Because the British National Health Service is a governmental single-payer system decisions about what is covered in that system involve public discussion. That leads to public discussion of ethical issues that frequently manage to avoid the public eye in the US. A recent article in the Daily Mail talks about an issue that is being debated by the British NHS. They are currently deciding whether noninvasive prenatal testing, also known as prenatal cell-free DNA screening should be covered by their health system and whether it should be covered only for those at high risk for chromosomal abnormalities or as a general screening test. This test identifies chromosomal abnormalities in a fetus more accurately than previously available screening tests, but is more expensive. The most common abnormality identified by this test is Down syndrome.
Some of those involved in this discussion have suggested, according to the Daily Mail article, that an analysis of the lifetime costs of caring for children with Down syndrome should be included in a cost-effectiveness analysis of whether this test should be provided for general screening. That suggestion has raised significant concern among parents who have children with Down syndrome. Their concern is based on a significant ethical issue. For the cost of caring for children with Down syndrome to be considered as a part of the cost-effectiveness of this screening test one would need to be balancing the cost of using this screening test for general screening against the costs of care that would be saved by the system not having to pay for the care of those fetuses with Down syndrome who were aborted. That means that a child with Down syndrome who is allowed to live is being seen as a financial liability to the system and that the cost of medical care for that child is being used to justify the cost of screening. What would be left out of such a cost effectiveness analysis would be the value of the lives of those children with Down syndrome. That is why the parents of children with Down syndrome are justifiably upset.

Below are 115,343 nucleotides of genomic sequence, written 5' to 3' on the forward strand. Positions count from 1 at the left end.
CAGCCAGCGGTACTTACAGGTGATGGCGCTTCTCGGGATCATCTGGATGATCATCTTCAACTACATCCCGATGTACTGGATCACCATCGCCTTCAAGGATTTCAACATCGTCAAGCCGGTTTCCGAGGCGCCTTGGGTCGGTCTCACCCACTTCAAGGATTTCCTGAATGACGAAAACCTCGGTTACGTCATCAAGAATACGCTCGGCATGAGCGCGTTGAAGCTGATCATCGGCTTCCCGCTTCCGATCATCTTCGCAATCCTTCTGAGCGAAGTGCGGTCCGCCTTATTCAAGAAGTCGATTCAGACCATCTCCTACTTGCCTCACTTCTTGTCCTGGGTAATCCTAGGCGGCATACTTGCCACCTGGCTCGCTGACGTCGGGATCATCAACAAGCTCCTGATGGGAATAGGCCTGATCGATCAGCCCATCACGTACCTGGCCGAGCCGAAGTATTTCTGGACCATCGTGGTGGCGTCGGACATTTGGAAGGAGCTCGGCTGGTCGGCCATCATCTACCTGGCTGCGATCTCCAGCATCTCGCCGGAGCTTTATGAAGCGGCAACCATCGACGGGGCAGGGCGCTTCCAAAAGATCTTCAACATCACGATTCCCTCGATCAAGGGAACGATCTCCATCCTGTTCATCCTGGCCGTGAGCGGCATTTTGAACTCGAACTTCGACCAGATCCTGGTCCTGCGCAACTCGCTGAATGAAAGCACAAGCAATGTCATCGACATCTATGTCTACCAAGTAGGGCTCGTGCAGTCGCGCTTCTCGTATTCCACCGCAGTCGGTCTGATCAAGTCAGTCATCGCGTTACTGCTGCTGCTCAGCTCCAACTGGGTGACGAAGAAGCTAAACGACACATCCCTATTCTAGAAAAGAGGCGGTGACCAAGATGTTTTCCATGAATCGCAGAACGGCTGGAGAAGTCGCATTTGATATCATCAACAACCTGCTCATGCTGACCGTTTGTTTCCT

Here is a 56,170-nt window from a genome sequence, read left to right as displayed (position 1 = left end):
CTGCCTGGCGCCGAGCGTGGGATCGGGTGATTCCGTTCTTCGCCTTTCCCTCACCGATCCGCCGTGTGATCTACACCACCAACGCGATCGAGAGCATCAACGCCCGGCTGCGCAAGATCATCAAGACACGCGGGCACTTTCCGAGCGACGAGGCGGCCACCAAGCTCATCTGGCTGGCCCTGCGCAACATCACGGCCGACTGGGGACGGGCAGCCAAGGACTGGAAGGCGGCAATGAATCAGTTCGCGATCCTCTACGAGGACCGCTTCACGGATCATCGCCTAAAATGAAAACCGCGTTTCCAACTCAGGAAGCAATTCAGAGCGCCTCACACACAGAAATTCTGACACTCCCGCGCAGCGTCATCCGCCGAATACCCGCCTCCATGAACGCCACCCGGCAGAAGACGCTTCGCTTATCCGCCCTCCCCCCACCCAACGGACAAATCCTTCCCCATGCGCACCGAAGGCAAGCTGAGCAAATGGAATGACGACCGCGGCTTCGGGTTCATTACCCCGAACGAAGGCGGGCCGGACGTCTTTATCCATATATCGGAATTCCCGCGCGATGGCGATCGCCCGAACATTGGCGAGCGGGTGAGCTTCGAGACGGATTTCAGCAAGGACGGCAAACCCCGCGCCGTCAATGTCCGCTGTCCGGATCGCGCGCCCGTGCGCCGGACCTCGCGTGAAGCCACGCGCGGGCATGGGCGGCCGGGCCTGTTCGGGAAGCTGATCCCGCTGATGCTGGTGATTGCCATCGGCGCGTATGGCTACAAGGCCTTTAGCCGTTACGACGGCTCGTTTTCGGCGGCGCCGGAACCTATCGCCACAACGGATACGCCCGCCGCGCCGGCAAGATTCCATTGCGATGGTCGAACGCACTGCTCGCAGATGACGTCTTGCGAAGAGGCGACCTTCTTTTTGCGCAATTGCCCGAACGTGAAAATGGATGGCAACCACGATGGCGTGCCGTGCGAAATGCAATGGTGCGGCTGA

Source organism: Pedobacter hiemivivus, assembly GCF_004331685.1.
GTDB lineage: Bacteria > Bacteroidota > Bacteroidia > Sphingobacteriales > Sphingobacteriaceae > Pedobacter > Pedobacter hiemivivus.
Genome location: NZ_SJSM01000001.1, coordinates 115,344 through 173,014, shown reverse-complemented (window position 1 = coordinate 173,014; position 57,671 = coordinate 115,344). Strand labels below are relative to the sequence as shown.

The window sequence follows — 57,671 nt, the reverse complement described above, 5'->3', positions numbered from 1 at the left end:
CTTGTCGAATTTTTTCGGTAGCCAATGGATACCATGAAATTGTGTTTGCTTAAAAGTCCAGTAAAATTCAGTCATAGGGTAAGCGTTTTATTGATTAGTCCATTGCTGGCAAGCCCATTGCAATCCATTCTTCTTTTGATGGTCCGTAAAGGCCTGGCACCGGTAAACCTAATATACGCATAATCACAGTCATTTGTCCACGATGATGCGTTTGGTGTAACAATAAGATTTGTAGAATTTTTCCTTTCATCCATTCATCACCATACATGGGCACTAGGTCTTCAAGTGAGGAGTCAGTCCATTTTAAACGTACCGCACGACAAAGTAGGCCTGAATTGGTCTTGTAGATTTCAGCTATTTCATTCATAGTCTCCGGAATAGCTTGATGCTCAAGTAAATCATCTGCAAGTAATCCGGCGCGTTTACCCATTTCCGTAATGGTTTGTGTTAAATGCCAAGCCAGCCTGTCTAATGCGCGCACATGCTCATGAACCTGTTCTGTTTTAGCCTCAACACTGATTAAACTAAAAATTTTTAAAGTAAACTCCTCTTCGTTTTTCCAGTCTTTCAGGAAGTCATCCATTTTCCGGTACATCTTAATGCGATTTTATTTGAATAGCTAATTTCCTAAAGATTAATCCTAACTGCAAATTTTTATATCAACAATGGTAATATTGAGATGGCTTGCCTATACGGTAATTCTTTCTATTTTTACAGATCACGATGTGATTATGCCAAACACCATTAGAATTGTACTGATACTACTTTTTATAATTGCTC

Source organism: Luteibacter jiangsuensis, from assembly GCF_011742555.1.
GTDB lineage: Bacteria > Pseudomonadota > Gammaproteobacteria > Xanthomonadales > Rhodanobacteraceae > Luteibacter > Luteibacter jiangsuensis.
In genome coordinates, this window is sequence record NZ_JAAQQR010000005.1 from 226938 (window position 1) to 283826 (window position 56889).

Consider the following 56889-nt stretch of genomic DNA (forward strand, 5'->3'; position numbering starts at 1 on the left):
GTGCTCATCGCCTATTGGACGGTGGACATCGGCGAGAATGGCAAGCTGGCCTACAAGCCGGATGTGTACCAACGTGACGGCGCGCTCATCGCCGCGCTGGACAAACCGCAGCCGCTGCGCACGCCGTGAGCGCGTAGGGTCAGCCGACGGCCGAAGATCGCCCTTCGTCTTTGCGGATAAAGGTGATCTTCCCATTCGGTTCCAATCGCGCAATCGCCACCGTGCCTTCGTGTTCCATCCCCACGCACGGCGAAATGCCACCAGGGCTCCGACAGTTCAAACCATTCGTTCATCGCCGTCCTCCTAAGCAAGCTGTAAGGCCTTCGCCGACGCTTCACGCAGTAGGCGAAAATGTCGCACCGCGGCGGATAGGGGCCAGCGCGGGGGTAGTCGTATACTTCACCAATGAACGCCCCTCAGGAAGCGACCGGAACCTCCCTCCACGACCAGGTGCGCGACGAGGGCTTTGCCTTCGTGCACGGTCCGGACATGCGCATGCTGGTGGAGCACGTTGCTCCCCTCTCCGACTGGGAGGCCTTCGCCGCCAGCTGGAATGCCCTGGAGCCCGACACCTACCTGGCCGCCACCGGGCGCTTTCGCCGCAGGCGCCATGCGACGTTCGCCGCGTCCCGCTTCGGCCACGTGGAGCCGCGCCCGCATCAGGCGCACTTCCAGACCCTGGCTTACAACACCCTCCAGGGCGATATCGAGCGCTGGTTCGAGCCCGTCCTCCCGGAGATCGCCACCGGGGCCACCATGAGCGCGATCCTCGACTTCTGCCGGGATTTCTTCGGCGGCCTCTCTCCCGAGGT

Cost-effectiveness analysis can be appropriate when we are comparing alternate ways to treat a disease or save a person’s life, but we need to be careful that what we are analyzing is the comparative costs of treatments that provide benefit to the person being treated. We should not do a cost-effectiveness analysis based on saving costs by ending the lives of those for whom we should be caring. This applies whether those lives are lost by abortion or by euthanasia.